Volume 20 - Issue 2

Review Article Biomedical Science and Research Biomedical Science and Research CC by Creative Commons, CC-BY

What is the Clue to Cure Pompe Disease in Childhood?

*Corresponding author: Stefan Bittmann, Ped Mind Institute (PMI), Department of Pediatrics, Hindenburgring 4, D-48599 Gronau, Germany.

Received: October 06, 2023; Published: October 12, 2023

DOI: 10.34297/AJBSR.2023.20.002700


Pompe disease, acid maltase disease, is a rare, autosomal recessive inherited metabolic disorder from the group of lysosomal storage diseases, which is based on a genetically caused deficiency of an enzyme and is treatable by substitution of this enzyme. Pompe disease is also known as myopathy due to acid maltase deficiency, α-1,4-glucosidase deficiency or acid α-glucosidase deficiency, glycogen storage disease type II or glycogenosis type II. It is inherited in an autosomal recessive manner. When each parent carries one copy of the mutated gene the child will be affected by Pompe disease. Pompe disease is one of the metabolic myopathies and is a glycogen storage disease. The incidence of Pompe disease is estimated to be approximately 1:40,000-1:200000. The disease is due to a genetic deficiency or complete absence of the lysosomal Enzyme Acid α-glucosidase. GAA degrades glycogen to glucose, particularly in the lysosomes of muscle tissue. Due to the lack of enzyme, glycogen derived from autophagy accumulates in the lysosomes. As with other lysosomal storage diseases, the cells are affected in their function first, and increasingly as the disease progresses, the entire muscle tissue is affected. Once damage has occurred, it is usually irreversible. Three different types are known, an infantile form (IOPD), a non-classic IOPD without cardiac involvement and a late onset LOPD. IOPD patients show a GAA enzymatic activity of 1-3 %, in LOPD patients an enzyme activity of 2-40 % of GAA is present. Diagnosis will be confirmed by GAA enzyme analysis prenatally in amniotic fluid and postnatally by alpha 1-4 glucosidase activity in the blood. The later the disease appears the better it can be treated. This manuscript focuses on the present therapeutical options to treat Pompe disease in children and shed light on present molecular research curing the disease.

Keywords: Pompe, Children, Glucosidase, Enzyme deficiency, Treatment


The disease was named after the Dutch pathologist Pompe, who first described the disease-related abnormalities in 1932. In 1963, the enzyme, acid alpha-glucosidase, was described and its absence was found to be responsible for the disease. Pompe disease is an inherited, autosomal recessive, so-called lysosomal storage disease. Lysosomes are smallest cell components in which certain substances are stored and degraded. Among other things, the enzyme alpha-glucosidase is necessary for the degradation of stored glycogen. Genetic alterations in the gene of acidic alpha-glucosidase lead to reduced formation or activity of the enzyme and thus to impaired degradation of glycogen in the lysosomes. The excessive storage of glycogen then leads to dysfunction in several organs, especially the muscles and the heart. The disease is divided into an infantile form with onset in infancy and a type with onset in adolescence or adulthood. The onset of symptoms, the symptoms themselves and the course of the disease are extremely variable and fluid. The onset of the disease in the newborn, in the first weeks of life, is just as possible as in adolescence. Severe muscle weakness, respiratory and cardiac dysfunction can occur shortly after birth, In Pompe disease, a distinction is made between an early form of the disease, which can already cause symptoms in infancy, and a late manifestation, in which the symptoms appear in childhood or even in adulthood. In the early form of the disease, newborns are characterized by weak drinking and failure to thrive, as well as muscle weakness, reduced muscle tone and low motor activity. In addition, there is marked myocardial damage that, if untreated, leads to death in the first year of life. In the foreground of the late manifestation is progressive muscle weakness and muscle wasting. The muscles of the pelvic and shoulder girdles are particularly affected. Patients often have a conspicuous gait pattern, and the walking distance is limited. They have difficulty rising from a lying position or rising from a chair. When the arms are involved, overhead work is hardly possible, and there are increasing difficulties in everyday life. Due to the involvement of the respiratory muscles, lung function steadily decreases and patients may require non-invasive ventilatory support. Underlying the disease process is abnormal storage of glycogen in muscle cells. Glycogen, the storage form of glucose in animal cells, is normally degraded by the enzyme alpha-1,4-glucosidase.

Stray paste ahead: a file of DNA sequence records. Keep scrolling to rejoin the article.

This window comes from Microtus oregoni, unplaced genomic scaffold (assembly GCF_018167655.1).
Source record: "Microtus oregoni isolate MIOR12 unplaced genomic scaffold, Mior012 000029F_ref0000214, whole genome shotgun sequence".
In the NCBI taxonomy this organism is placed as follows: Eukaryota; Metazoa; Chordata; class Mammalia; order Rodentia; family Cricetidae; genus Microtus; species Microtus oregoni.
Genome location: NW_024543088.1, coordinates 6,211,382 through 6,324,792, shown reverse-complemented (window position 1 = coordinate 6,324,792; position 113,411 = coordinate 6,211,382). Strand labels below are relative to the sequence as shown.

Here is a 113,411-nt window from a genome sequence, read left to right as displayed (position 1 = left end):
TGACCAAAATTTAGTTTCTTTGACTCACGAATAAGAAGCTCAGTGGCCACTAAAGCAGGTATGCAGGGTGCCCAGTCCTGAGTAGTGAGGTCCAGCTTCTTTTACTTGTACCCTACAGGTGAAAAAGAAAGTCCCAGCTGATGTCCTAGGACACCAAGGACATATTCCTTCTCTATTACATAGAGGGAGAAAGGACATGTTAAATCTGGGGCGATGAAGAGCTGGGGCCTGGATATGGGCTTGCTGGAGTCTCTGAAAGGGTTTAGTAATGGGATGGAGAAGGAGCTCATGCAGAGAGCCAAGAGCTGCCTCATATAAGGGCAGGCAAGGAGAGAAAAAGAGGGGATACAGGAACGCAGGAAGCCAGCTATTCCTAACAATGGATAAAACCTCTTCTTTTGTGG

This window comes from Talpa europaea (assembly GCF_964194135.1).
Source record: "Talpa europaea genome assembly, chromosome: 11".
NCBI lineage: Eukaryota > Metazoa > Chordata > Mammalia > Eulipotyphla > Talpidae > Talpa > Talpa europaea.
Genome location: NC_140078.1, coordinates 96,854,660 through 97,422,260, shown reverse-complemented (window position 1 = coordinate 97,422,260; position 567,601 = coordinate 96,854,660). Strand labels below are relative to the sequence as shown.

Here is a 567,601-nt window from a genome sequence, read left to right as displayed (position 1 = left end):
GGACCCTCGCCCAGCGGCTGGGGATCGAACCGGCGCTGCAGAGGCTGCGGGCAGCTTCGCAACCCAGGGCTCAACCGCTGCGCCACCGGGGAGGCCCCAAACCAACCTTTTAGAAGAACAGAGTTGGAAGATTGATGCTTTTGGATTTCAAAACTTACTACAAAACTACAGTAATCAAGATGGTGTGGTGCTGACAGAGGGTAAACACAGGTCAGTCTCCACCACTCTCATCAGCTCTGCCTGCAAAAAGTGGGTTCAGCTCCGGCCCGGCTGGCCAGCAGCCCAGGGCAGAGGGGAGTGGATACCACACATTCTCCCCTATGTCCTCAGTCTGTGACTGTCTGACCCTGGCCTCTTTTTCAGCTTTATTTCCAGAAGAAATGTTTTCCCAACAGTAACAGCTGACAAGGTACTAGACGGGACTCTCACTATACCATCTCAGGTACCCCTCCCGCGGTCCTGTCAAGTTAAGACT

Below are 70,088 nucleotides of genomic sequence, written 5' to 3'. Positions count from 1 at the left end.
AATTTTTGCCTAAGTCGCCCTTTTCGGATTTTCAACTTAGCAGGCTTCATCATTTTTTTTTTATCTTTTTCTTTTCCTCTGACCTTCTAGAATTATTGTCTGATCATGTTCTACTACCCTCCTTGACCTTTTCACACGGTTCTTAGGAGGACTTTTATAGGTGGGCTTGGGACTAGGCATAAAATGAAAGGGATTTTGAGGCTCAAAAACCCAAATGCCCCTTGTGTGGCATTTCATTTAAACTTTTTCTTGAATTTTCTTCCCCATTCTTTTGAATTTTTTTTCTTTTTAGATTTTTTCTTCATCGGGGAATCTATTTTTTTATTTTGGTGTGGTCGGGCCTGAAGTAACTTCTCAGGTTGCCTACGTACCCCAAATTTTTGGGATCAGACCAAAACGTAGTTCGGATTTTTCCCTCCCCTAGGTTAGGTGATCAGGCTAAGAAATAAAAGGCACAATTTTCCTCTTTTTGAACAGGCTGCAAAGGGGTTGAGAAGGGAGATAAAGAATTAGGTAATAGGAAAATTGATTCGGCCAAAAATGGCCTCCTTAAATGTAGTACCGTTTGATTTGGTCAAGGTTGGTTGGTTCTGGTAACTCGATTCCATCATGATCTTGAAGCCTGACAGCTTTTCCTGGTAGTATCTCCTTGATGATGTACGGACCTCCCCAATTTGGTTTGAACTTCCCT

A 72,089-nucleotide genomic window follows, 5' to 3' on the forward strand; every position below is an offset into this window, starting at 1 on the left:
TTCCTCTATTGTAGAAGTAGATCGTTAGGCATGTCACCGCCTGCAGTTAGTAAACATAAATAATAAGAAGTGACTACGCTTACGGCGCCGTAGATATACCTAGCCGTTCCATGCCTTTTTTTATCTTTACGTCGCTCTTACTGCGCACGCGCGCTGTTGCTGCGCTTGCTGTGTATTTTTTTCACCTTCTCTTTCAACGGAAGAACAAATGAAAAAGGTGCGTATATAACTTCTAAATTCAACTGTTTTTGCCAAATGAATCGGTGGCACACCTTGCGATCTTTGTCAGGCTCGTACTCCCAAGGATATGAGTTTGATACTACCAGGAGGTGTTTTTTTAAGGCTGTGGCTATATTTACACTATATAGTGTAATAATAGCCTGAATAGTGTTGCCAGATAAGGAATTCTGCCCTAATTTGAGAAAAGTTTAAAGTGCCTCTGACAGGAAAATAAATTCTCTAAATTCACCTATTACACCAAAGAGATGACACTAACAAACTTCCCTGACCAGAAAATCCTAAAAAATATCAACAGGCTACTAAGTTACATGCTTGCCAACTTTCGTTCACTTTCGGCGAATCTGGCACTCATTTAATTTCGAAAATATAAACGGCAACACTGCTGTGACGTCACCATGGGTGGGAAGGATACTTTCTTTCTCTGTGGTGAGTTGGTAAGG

Therapeutical Targets to Treat Pompe Disease

Enzyme Replacement Therapy

Alglucosidase Alpha (Myozyme): Alglucosidase alfa, also known as Myozyme, is a drug used for the treatment of Pompe disease, a rare lysosomal storage disorder. It is an enzyme replacement therapy that replaces the deficient enzyme in patients with Pompe disease. It was approved for medical use in the United States in 2006 and is the first drug available to treat this disease. Alglucosidase alfa is indicated for people with Pompe disease and has been approved for the treatment of infantile-onset Pompe disease in children under eight years of age. Common side effects include pneumonia, respiratory complications, infections, and fever, while more serious reactions can include heart and lung failure and allergic shock. The high cost of the drug has led to some health plans refusing to subsidize it for adults. In 2015, Lumizyme, a brand of alglucosidase alfa, was ranked as the costliest drug per patient, with an average charge of over $600,000.